- The Washington Times - Saturday, January 4, 2003

Excerpts from editorials in newspapers around the world:


De Telegraaf

Year of horrors

AMSTERDAM The year was horrible for the state and for the country, with the exception of the marriage of Crown Prince William Alexander and his Argentine bride, Maxima.

Prince Claus, the husband of Queen Beatrix, died.

It was also the year that for the first time in centuries, a successful politician, Pim Fortuyn, was murdered: an attack on a man, but also on democracy. The disturbed loner who shot him down presumed to deny people their say at the ballot box.

Two governments collapsed before their time. The old parties were handed an electoral defeat of unheard-of proportions, but the new parties failed their voters utterly.

Prominent leaders received death threats, causing some to retreat from public life.

The rest of the world looks on in amazement at how the Netherlands, once a harmonious model for the world, was shaken to its foundations.


Helsingin Sanomat

The Middle East

HELSINKI The fundamental problem of Israel has remained the same since the 1967 occupation. It is the inability to decide what Israel values most: a tolerable solution to the Middle East, or the freedom to grab more of biblical Palestine for Jewish settlements. One government after the other has lulled itself into the belief that no real decision has to be made. Of Israeli prime ministers, only Ehud Barak has tried to acknowledge the contradiction. Still, settlements were built during his time as well.

[Prime Minister Ariel] Sharon has from the beginning acted as if the entire problem didn't exist. And for the time being the Bush administration has given him free rein.


Straits Times

The new year

SINGAPORE Seasonal greetings are offered more in hope than conviction these days (but hope had better spring eternal). The United States-Iraq confrontation is being framed by the U.S. in pious hues of light shaded by darkness. But the world at large is right to be troubled as the major players remain in denial about the economic reverberations that a questionable war could bring. Might it not be smarter to consider other means of dealing with one murderous dictator than to incinerate whole swaths of economies for disproportional reasons? This is the big imponderable of 2003.

Then there are the will-o'-the-wisp terror attacks. Mombasa and Grozny have been early sequels to New York, Bali and Moscow. Countless other attempts have been thwarted, security services claim. While governments have a duty to their citizens to not take chances, what the world does not need is to have provincial politicians hawk terror as Gotterdammerung. It may be safe politics to cover one's hide, but that also abets terrorists.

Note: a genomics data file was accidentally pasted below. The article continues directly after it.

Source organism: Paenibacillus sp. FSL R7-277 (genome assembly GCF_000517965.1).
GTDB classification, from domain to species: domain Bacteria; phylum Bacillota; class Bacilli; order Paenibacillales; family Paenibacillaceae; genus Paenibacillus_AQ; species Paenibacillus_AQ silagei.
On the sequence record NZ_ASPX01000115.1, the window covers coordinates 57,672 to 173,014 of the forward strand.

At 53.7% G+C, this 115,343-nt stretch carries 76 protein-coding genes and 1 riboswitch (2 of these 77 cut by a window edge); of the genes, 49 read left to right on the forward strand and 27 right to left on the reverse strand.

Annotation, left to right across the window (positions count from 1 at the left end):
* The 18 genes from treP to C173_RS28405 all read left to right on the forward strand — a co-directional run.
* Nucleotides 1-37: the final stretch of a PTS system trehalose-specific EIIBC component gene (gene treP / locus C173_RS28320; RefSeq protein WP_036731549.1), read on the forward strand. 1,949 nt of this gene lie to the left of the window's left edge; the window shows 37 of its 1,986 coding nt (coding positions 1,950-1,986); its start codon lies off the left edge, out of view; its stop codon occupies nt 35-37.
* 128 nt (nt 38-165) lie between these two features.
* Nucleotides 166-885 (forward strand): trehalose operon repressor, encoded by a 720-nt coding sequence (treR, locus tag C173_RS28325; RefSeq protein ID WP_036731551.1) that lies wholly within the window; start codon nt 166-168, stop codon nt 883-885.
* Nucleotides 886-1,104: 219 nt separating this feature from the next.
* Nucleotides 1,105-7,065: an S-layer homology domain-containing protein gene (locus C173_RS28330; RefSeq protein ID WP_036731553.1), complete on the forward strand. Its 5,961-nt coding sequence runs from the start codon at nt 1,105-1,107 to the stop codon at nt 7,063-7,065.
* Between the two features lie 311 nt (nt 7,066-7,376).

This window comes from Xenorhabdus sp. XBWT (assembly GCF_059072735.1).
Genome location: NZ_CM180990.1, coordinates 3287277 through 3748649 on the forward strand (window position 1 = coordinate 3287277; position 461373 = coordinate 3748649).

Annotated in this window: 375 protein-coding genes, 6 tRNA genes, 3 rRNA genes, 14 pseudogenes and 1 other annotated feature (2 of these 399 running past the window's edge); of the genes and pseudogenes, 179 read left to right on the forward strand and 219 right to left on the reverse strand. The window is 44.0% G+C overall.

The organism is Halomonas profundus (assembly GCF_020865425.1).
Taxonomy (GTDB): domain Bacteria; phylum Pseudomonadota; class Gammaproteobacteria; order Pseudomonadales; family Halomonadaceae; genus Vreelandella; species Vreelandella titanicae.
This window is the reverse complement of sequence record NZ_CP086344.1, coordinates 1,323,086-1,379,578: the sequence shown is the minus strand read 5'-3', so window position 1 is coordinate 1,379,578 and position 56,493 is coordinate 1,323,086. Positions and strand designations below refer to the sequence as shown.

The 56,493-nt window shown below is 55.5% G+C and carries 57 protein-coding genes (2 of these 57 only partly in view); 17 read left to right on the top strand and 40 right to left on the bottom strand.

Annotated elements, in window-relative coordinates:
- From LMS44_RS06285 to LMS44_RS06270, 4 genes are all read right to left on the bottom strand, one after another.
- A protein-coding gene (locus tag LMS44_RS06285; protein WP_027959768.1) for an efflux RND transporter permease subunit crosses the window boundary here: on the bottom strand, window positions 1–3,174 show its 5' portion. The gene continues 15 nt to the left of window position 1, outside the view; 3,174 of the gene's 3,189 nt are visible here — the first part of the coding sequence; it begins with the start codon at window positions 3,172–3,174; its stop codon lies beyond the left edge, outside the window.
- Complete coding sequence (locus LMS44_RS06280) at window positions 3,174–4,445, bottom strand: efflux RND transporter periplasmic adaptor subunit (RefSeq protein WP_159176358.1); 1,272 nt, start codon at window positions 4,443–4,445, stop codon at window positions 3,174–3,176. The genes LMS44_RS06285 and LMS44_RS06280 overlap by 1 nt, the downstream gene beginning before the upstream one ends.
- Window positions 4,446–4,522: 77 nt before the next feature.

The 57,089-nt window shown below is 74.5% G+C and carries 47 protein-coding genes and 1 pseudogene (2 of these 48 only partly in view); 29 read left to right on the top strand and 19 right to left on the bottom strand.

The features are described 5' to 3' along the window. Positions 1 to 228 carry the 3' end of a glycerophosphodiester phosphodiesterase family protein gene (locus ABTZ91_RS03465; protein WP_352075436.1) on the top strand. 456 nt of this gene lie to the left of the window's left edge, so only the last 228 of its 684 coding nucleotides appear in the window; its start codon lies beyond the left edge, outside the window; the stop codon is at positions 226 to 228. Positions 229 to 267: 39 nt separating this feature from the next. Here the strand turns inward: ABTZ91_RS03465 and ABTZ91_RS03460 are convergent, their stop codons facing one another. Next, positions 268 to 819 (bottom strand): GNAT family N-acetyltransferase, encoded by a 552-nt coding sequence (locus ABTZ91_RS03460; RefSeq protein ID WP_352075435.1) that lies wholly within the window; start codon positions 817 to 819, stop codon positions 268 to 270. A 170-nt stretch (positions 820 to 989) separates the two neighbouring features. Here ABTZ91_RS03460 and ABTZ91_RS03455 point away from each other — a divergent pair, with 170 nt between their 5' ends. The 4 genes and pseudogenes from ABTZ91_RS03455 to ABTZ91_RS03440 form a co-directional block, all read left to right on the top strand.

Egyptian Gazette

Arab-American relations

CAIRO For decades, Arab-American relations have been swayed by the developments of the Palestinian problem, the resolution of which is widely seen as the key to regional stability. Generally speaking, these links were in good shape when those at the helm in the White House made serious and conscientious efforts to help the Palestinians and Israelis sit down at the negotiating table and bid to thrash out their intractable differences.

Arab-American relations are presently at limbo, or they are not in the best possible form to put it mildly. A key reason for the visible strains is the Bush administration's confused approach to the Palestinian question. Almost one year ago, President George W. Bush drew plaudits when he proclaimed his support for the creation of a Palestinian state to live side-by-side with Israel within secured borders. His support for Palestinian statehood was with strings attached, however.

Bush has made no bones about his anti-Arafat line. He has been keeping the democratically elected Palestinian leader at bay from the White House. Repeated bids by the embattled Arafat to break the ice with Bush have all been stymied over what is seen as Bush's prejudice against the Palestinian leader. Whatever Arafat does continues to be dismissed by the Americans as inadequate.


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